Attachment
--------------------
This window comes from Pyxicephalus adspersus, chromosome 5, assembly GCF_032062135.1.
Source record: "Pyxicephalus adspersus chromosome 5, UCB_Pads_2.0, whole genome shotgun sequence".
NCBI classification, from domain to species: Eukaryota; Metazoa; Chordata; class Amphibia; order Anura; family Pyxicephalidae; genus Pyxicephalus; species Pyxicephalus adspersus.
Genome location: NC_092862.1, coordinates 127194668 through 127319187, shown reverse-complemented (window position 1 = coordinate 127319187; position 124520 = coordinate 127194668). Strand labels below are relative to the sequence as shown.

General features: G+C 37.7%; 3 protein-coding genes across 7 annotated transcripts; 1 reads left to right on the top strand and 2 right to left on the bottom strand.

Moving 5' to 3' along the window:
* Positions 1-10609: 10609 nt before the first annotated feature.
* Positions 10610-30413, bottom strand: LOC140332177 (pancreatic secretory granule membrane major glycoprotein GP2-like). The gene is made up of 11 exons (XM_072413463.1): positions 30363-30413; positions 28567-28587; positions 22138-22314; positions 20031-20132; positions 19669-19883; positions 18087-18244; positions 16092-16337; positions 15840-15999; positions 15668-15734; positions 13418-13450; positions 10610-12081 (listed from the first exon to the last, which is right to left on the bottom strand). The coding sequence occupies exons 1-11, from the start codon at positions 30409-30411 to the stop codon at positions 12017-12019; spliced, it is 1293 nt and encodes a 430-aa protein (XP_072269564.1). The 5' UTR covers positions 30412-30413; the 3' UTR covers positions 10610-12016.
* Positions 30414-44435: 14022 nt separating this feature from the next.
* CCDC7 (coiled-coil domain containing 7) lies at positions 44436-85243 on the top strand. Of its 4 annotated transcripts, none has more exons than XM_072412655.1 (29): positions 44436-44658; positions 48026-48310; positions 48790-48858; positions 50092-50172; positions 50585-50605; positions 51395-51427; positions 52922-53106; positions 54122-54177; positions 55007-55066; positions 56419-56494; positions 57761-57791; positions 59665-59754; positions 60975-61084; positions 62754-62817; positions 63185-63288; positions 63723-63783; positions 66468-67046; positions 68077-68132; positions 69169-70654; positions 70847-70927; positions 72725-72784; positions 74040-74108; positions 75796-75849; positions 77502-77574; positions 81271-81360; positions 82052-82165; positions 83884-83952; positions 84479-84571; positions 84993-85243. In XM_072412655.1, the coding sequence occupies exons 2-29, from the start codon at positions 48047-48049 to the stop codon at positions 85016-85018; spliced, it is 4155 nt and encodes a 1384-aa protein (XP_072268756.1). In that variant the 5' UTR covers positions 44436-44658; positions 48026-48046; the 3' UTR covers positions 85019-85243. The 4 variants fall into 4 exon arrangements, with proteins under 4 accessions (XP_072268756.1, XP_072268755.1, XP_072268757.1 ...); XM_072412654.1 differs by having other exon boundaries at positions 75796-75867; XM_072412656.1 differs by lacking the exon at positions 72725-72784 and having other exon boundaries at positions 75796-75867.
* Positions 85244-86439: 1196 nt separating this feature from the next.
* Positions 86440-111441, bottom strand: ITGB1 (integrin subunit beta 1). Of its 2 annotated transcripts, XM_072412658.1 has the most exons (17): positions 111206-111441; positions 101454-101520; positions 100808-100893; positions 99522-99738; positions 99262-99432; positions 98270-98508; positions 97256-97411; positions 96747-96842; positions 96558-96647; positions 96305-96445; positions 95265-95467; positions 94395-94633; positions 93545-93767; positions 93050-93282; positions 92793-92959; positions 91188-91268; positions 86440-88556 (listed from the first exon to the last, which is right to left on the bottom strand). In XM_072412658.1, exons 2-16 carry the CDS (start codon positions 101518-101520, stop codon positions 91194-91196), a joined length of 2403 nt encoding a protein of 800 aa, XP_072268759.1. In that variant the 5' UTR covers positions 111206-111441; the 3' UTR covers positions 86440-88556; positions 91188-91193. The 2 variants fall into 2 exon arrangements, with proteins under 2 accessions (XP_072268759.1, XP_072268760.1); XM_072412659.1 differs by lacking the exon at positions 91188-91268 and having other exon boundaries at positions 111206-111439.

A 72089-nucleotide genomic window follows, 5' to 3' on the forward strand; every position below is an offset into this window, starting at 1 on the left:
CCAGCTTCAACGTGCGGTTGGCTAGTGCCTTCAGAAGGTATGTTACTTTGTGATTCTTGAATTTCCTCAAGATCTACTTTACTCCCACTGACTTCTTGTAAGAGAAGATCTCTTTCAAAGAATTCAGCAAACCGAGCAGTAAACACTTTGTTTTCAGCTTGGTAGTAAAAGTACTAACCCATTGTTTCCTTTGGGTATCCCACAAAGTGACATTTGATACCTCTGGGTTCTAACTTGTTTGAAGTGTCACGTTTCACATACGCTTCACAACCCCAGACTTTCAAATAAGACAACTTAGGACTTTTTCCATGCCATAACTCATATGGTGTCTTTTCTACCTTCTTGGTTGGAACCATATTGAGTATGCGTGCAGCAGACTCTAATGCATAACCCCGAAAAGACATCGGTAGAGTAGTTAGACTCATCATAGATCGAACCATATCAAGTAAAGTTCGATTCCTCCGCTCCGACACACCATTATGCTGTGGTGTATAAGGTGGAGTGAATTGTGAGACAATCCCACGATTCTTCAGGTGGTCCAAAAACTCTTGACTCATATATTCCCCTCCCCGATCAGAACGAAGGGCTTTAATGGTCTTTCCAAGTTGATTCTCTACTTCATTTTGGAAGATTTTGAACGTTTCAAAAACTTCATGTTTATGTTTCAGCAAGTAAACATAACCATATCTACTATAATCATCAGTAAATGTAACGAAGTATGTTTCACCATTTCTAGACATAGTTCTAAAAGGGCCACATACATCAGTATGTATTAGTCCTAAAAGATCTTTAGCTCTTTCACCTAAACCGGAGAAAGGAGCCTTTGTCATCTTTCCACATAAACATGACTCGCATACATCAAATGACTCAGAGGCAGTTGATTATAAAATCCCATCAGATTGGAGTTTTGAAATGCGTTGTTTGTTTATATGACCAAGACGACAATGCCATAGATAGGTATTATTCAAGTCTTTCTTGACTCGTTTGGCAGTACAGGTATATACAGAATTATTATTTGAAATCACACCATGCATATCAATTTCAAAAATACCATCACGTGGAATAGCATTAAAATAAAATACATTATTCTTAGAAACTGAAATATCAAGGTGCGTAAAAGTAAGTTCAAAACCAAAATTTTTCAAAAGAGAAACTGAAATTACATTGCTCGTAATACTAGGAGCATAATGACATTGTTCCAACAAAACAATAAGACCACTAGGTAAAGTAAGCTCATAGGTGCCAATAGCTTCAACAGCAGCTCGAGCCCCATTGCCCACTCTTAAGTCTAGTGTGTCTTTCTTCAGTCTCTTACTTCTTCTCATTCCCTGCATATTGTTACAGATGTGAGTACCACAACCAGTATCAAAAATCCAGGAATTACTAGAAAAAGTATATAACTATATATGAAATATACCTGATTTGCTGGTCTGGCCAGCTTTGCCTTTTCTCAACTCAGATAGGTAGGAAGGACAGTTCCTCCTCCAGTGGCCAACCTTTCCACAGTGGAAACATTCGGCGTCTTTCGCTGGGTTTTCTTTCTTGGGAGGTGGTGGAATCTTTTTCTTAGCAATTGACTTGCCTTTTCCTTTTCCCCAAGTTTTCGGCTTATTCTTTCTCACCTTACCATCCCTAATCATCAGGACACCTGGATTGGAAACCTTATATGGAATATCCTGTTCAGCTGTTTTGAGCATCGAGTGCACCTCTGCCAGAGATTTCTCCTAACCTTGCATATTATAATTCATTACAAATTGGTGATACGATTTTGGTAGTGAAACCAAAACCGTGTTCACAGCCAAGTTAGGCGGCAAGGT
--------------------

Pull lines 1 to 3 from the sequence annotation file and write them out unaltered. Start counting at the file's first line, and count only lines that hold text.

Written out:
This window comes from Pyxicephalus adspersus, chromosome 5, assembly GCF_032062135.1.
Source record: "Pyxicephalus adspersus chromosome 5, UCB_Pads_2.0, whole genome shotgun sequence".
NCBI classification, from domain to species: Eukaryota; Metazoa; Chordata; class Amphibia; order Anura; family Pyxicephalidae; genus Pyxicephalus; species Pyxicephalus adspersus.